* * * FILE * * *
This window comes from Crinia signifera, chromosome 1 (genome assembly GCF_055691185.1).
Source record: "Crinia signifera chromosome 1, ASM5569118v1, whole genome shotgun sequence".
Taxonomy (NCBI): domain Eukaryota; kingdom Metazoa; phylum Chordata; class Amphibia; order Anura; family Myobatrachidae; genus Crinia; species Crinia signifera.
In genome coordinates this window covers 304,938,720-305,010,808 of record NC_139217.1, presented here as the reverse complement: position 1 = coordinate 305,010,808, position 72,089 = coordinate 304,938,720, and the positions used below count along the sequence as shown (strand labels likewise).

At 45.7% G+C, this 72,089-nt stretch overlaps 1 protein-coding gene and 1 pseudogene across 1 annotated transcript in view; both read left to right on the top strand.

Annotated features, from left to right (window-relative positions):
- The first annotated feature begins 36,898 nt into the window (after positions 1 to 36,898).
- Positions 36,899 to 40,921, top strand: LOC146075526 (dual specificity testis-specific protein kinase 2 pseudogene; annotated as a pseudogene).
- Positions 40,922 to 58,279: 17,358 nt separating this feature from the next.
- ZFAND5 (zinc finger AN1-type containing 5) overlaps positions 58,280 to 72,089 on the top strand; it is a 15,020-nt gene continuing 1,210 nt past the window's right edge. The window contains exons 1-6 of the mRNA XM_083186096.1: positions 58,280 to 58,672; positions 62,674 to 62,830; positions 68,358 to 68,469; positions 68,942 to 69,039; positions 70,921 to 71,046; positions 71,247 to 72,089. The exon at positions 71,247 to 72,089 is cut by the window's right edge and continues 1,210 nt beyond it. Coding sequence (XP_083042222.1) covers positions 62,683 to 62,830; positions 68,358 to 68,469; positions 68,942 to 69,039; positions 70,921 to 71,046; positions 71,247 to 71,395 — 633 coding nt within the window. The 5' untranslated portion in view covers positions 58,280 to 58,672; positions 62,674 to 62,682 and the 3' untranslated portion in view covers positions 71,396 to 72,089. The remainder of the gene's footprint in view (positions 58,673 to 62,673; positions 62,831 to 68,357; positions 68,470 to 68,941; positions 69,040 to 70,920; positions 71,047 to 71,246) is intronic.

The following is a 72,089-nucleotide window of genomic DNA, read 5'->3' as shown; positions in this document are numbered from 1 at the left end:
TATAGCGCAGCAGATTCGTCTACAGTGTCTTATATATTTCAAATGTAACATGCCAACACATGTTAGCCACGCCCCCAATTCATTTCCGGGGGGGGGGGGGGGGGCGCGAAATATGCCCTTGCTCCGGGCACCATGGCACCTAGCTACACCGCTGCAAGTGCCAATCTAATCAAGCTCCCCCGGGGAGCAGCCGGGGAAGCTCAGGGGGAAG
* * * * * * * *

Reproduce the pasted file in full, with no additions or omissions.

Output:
This window comes from Crinia signifera, chromosome 1 (genome assembly GCF_055691185.1).
Source record: "Crinia signifera chromosome 1, ASM5569118v1, whole genome shotgun sequence".
Taxonomy (NCBI): domain Eukaryota; kingdom Metazoa; phylum Chordata; class Amphibia; order Anura; family Myobatrachidae; genus Crinia; species Crinia signifera.
In genome coordinates this window covers 304,938,720-305,010,808 of record NC_139217.1, presented here as the reverse complement: position 1 = coordinate 305,010,808, position 72,089 = coordinate 304,938,720, and the positions used below count along the sequence as shown (strand labels likewise).

At 45.7% G+C, this 72,089-nt stretch overlaps 1 protein-coding gene and 1 pseudogene across 1 annotated transcript in view; both read left to right on the top strand.

Annotated features, from left to right (window-relative positions):
- The first annotated feature begins 36,898 nt into the window (after positions 1 to 36,898).
- Positions 36,899 to 40,921, top strand: LOC146075526 (dual specificity testis-specific protein kinase 2 pseudogene; annotated as a pseudogene).
- Positions 40,922 to 58,279: 17,358 nt separating this feature from the next.
- ZFAND5 (zinc finger AN1-type containing 5) overlaps positions 58,280 to 72,089 on the top strand; it is a 15,020-nt gene continuing 1,210 nt past the window's right edge. The window contains exons 1-6 of the mRNA XM_083186096.1: positions 58,280 to 58,672; positions 62,674 to 62,830; positions 68,358 to 68,469; positions 68,942 to 69,039; positions 70,921 to 71,046; positions 71,247 to 72,089. The exon at positions 71,247 to 72,089 is cut by the window's right edge and continues 1,210 nt beyond it. Coding sequence (XP_083042222.1) covers positions 62,683 to 62,830; positions 68,358 to 68,469; positions 68,942 to 69,039; positions 70,921 to 71,046; positions 71,247 to 71,395 — 633 coding nt within the window. The 5' untranslated portion in view covers positions 58,280 to 58,672; positions 62,674 to 62,682 and the 3' untranslated portion in view covers positions 71,396 to 72,089. The remainder of the gene's footprint in view (positions 58,673 to 62,673; positions 62,831 to 68,357; positions 68,470 to 68,941; positions 69,040 to 70,920; positions 71,047 to 71,246) is intronic.

The following is a 72,089-nucleotide window of genomic DNA, read 5'->3' as shown; positions in this document are numbered from 1 at the left end:
TATAGCGCAGCAGATTCGTCTACAGTGTCTTATATATTTCAAATGTAACATGCCAACACATGTTAGCCACGCCCCCAATTCATTTCCGGGGGGGGGGGGGGGGGCGCGAAATATGCCCTTGCTCCGGGCACCATGGCACCTAGCTACACCGCTGCAAGTGCCAATCTAATCAAGCTCCCCCGGGGAGCAGCCGGGGAAGCTCAGGGGGAAG